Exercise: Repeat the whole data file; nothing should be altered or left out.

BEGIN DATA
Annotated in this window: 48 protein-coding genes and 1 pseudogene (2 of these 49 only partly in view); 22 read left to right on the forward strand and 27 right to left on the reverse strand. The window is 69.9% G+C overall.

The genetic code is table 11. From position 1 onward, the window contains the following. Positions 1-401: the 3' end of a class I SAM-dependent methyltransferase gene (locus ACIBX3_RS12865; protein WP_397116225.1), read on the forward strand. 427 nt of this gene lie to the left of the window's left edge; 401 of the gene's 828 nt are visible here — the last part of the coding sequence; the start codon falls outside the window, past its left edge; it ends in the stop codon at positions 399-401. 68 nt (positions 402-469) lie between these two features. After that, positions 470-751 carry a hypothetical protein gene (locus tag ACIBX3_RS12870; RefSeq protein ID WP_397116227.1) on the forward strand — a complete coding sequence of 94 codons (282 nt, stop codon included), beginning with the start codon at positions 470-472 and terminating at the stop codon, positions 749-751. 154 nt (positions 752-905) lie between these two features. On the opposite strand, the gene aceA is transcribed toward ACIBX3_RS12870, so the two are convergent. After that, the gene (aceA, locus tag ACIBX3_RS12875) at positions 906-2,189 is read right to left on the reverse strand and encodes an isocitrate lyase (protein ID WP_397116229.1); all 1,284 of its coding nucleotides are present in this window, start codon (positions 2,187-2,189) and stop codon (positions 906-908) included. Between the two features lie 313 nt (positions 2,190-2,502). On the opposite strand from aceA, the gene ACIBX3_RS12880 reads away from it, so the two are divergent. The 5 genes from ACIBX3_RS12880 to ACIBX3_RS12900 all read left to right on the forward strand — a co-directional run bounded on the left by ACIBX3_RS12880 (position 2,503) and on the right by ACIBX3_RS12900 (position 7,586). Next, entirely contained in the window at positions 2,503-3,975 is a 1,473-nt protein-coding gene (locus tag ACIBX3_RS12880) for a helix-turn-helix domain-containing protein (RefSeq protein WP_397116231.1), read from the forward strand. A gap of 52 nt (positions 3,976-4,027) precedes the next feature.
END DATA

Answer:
Annotated in this window: 48 protein-coding genes and 1 pseudogene (2 of these 49 only partly in view); 22 read left to right on the forward strand and 27 right to left on the reverse strand. The window is 69.9% G+C overall.

The genetic code is table 11. From position 1 onward, the window contains the following. Positions 1-401: the 3' end of a class I SAM-dependent methyltransferase gene (locus ACIBX3_RS12865; protein WP_397116225.1), read on the forward strand. 427 nt of this gene lie to the left of the window's left edge; 401 of the gene's 828 nt are visible here — the last part of the coding sequence; the start codon falls outside the window, past its left edge; it ends in the stop codon at positions 399-401. 68 nt (positions 402-469) lie between these two features. After that, positions 470-751 carry a hypothetical protein gene (locus tag ACIBX3_RS12870; RefSeq protein ID WP_397116227.1) on the forward strand — a complete coding sequence of 94 codons (282 nt, stop codon included), beginning with the start codon at positions 470-472 and terminating at the stop codon, positions 749-751. 154 nt (positions 752-905) lie between these two features. On the opposite strand, the gene aceA is transcribed toward ACIBX3_RS12870, so the two are convergent. After that, the gene (aceA, locus tag ACIBX3_RS12875) at positions 906-2,189 is read right to left on the reverse strand and encodes an isocitrate lyase (protein ID WP_397116229.1); all 1,284 of its coding nucleotides are present in this window, start codon (positions 2,187-2,189) and stop codon (positions 906-908) included. Between the two features lie 313 nt (positions 2,190-2,502). On the opposite strand from aceA, the gene ACIBX3_RS12880 reads away from it, so the two are divergent. The 5 genes from ACIBX3_RS12880 to ACIBX3_RS12900 all read left to right on the forward strand — a co-directional run bounded on the left by ACIBX3_RS12880 (position 2,503) and on the right by ACIBX3_RS12900 (position 7,586). Next, entirely contained in the window at positions 2,503-3,975 is a 1,473-nt protein-coding gene (locus tag ACIBX3_RS12880) for a helix-turn-helix domain-containing protein (RefSeq protein WP_397116231.1), read from the forward strand. A gap of 52 nt (positions 3,976-4,027) precedes the next feature.